Foot Review: The Fringe Foot!!

Here’s another decorative stitching foot that I’ve had for a little while and have yet to try.  It’s called the Fringe Foot and it’s a specialty foot that’s been around and has recently been bundled by Singer with some of their new sewing machines.  It’s not expensive at $9.95 and doesn’t require a special shank like some of the other specialty feet I’ve reviewed.  It’s made to work on low shank machines.  If you’re interested in purchasing this foot, it’s available through Internet Sales USA, Fringe Foot.

Notice in the center of the foot there is a raised metal piece that looks like an upside down ice skate.  Don’t worry, it’s not sharp.  It just “looks” like an ice skate.  This center bar is what the thread stitches over to create the fringe which is really just large loops.  The wider the zigzag or ladder stitch used, the longer the fringe loops will become.  I set this foot up on my Singer Quantum L-500 to do the testing.
Notice the needle and see how it will stitch over the raised bar to create the fringe.
Notice the raised bar in the center of the foot.
This foot gives an interesting look and for my samples I tried using a single thread in white and double threads in red to get a sense of how it would look.   I did try this foot all the way from 4mm to 9mm and it worked just fine.
Started off on the left at 4mm and gradually increased the width of the stitch to the right.
Continued from the left and increased the stitch length to 9mm.
My thought was that by using 2 threads, I would get more loops and more coverage.  One thing I didn’t like was that the loops that were created with this foot when using just the zigzag stitch were easy to get snagged.  They seemed very uneven and loopy.   I had to find a solution because I could imagine the potential of this embellishment and how pretty it could look.  I ended up using a straight stitch to stitch down one side of the loops to secure them.  This solved the snagging problem perfectly.
Used a 9mm zigzag stitch and shorted the stitch length to 1.5.
Back of sample with fusible interfacing.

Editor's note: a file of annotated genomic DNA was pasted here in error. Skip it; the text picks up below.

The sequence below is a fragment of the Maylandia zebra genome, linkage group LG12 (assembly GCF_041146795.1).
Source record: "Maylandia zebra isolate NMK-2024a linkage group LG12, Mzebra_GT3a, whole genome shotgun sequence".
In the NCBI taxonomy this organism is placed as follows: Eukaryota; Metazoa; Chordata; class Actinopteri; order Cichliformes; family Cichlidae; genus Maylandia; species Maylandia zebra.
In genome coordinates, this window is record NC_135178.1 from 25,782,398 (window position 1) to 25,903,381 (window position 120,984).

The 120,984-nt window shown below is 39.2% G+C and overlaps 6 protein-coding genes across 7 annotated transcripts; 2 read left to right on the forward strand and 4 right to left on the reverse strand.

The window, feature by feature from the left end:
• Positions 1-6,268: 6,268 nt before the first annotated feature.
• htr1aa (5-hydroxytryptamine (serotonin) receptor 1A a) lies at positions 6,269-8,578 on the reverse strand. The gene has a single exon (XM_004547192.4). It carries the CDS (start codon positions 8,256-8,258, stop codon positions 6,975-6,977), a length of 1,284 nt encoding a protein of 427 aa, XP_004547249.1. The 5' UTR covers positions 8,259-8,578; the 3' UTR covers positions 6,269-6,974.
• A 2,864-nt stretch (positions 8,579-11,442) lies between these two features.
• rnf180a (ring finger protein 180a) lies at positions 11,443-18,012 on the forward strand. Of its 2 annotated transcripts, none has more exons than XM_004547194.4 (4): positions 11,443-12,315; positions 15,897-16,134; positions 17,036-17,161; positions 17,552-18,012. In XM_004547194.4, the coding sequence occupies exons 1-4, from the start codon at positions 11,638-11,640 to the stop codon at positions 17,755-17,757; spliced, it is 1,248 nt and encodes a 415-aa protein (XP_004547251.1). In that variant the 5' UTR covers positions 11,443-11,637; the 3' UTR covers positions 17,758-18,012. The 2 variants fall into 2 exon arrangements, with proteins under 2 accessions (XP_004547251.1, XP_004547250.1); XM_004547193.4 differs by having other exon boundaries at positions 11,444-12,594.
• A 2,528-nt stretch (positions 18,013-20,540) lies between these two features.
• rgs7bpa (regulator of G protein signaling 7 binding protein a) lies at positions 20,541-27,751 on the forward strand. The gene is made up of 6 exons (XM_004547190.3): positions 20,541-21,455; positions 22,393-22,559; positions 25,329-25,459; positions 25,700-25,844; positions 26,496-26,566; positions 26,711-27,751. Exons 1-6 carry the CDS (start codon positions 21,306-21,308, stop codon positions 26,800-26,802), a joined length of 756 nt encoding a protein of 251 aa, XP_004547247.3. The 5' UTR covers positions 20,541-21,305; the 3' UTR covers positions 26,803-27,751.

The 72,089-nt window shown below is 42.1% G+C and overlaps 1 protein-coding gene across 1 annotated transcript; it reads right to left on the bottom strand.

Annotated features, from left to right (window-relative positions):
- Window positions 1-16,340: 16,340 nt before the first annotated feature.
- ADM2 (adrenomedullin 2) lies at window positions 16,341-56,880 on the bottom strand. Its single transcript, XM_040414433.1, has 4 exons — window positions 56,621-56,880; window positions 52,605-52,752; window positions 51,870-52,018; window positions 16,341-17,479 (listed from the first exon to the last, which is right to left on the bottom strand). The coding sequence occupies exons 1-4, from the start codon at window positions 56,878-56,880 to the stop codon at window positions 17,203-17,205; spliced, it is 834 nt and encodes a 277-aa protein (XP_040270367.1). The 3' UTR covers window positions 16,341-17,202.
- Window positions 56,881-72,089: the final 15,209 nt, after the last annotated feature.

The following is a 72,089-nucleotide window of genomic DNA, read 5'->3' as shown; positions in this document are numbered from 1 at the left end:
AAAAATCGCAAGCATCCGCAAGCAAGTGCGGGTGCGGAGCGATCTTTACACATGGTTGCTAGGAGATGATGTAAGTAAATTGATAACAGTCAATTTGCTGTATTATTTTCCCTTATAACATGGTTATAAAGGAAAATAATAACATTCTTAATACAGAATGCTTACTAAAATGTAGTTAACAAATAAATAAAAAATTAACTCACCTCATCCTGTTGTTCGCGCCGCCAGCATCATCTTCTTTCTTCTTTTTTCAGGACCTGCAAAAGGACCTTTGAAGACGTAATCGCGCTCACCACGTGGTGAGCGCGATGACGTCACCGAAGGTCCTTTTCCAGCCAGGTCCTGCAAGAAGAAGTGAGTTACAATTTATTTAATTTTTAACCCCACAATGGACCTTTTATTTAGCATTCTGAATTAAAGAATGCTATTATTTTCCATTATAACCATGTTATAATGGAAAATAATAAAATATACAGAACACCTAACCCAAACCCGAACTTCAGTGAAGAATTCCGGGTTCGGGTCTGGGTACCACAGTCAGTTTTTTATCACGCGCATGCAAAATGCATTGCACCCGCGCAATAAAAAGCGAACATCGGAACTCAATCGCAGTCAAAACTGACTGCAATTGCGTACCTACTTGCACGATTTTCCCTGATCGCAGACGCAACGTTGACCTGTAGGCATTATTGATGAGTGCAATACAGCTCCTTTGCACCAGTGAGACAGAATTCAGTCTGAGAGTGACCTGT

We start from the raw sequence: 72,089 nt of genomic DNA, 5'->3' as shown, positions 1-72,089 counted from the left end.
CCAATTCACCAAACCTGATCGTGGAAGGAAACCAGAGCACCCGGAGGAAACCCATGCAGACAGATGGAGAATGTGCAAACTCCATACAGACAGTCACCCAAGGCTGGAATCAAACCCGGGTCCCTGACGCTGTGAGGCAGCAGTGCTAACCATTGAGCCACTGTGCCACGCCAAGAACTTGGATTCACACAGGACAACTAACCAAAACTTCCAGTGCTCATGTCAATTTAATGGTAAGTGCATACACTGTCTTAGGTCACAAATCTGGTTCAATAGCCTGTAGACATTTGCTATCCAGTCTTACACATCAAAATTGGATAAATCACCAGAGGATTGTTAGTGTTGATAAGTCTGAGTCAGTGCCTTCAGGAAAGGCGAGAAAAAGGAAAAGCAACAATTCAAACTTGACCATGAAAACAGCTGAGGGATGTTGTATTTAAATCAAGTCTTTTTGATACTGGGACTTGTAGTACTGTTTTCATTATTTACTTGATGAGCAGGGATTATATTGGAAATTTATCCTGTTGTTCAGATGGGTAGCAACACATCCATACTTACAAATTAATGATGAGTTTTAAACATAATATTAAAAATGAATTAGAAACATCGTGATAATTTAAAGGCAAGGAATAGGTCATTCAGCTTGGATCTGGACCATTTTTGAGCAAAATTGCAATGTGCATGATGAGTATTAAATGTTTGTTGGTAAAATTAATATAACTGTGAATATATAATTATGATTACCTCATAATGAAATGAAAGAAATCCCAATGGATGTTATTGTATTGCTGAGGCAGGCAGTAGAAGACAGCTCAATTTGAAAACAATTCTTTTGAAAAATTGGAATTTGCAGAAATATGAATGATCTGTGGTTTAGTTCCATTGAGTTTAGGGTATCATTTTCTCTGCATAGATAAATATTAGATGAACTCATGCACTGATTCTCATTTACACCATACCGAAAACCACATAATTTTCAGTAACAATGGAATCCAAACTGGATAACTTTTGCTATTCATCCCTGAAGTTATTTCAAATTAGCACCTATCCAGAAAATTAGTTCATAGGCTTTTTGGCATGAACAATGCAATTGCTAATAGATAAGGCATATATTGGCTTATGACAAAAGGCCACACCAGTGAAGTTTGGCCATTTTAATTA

Top sample~not stitched down.  Bottom sample~stitched down
The instructions say you can use the ladder stitch, which is #52 in section D on my machine.  I bumped up the width of the stitch to 8mm since the default 7mm stitched  a little to close to the foot and I didn’t want to hit the foot and break a needle or worse.   This stitch created a ladder with loops in the center.  The good thing about using this stitch is that it was secure on both side and didn’t pull out or snag.  I also used this stitch to stitch over ribbon just to see the effect.
Ladder stitch
Using the ladder stitch to stitch over ribbon.

Please keep in mind after your finished stitching to lift the presser foot and pull the fabric toward the back of the machine.  It’s important to pull the stitches off the raised bar as you pull the fabric out of the machine.  Other than that little trick it’s an easy foot to use.  Lots of potential for creating different looks by using different threads, stitch widths and lengths and even using it to stitch over other trims or ribbons.   I think it’s another WINNER!!

Below I’ve included a copy of the instructions that came with the Fringe Foot.  It states in the directions not to use this foot with a stitch large than 5mm, however I did.  I experimented with stitch widths from 4mm to 9mm.  They also mention on the instructions that one of the uses for this foot is to make pattern markings.  I’m not exactly sure what that is??  I only used this foot for decorative purposes to create texture and embellishment.

Thanks for taking the time to read my latest foot review!!
P.S.  My pattern fitting series, “My Approach to Successful Pattern Fitting” will be starting next week.  If you haven’t read about it yet or signed up for the drawing please check it out here and here.
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This entry was posted in embellishing, foot review, fringe foot, heirloom stitching, ribbon, Singer L-500, Singer sewing machines, specialty foot, Strikes My Fancy, thread. Bookmark the permalink.

4 Responses to Foot Review: The Fringe Foot!!

  1. Anne Frances says:

    I think I know what Singer mean about using the foot for pattern marking. I can see that with this stitch you would be able to do thread tracing/tailor tacking, for example along a dart line. Sew along the stitching lines through two pattern pieces pinned together (for example left and right bodices) using as narrow as possible a zig-zag, then pull the two pieces gently apart and cut through the thread. Now you have two pieces with identical thread markings as in old-fashioned tailors tacks. This would only work on European-style patterns with no seam allowances and with the darts also cut as spaces. This would allow you to mark right along the edge of the pattern tissue without sewing through it. And of course just a few Satin stitches very close together would give you a single point tailors tack.

  2. Hi Ann Frances! Thank you so much for that detailed explaination!! I never use tailor tacks, but this sounds like it may be useful for those that do. Any idea of how this foot could be used to do "heirloom" sewing as explained in the instructions? Thanks

  3. ejvc says:

    There is a Bernina video on youtube for their fringe foot that shows using it for fagoting at 5.5 mm width and 1.5mm length — stitch on the seamline then pull apart. Then you can work with the threads as you like.

  4. Thanks!! Sounds interesting!!

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